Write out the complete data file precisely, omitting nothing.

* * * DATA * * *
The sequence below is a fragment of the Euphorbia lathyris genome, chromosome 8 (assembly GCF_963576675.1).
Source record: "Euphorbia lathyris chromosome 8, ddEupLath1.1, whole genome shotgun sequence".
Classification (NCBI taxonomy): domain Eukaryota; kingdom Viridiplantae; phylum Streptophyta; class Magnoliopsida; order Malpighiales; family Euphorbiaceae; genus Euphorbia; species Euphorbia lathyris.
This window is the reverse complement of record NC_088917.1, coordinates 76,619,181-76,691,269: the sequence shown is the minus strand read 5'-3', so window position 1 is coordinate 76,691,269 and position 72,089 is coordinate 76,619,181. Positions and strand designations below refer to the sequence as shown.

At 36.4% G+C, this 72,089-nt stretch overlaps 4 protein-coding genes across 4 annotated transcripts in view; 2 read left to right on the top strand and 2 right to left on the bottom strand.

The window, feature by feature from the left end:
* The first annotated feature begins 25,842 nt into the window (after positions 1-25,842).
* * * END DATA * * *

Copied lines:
The sequence below is a fragment of the Euphorbia lathyris genome, chromosome 8 (assembly GCF_963576675.1).
Source record: "Euphorbia lathyris chromosome 8, ddEupLath1.1, whole genome shotgun sequence".
Classification (NCBI taxonomy): domain Eukaryota; kingdom Viridiplantae; phylum Streptophyta; class Magnoliopsida; order Malpighiales; family Euphorbiaceae; genus Euphorbia; species Euphorbia lathyris.
This window is the reverse complement of record NC_088917.1, coordinates 76,619,181-76,691,269: the sequence shown is the minus strand read 5'-3', so window position 1 is coordinate 76,691,269 and position 72,089 is coordinate 76,619,181. Positions and strand designations below refer to the sequence as shown.

At 36.4% G+C, this 72,089-nt stretch overlaps 4 protein-coding genes across 4 annotated transcripts in view; 2 read left to right on the top strand and 2 right to left on the bottom strand.

The window, feature by feature from the left end:
* The first annotated feature begins 25,842 nt into the window (after positions 1-25,842).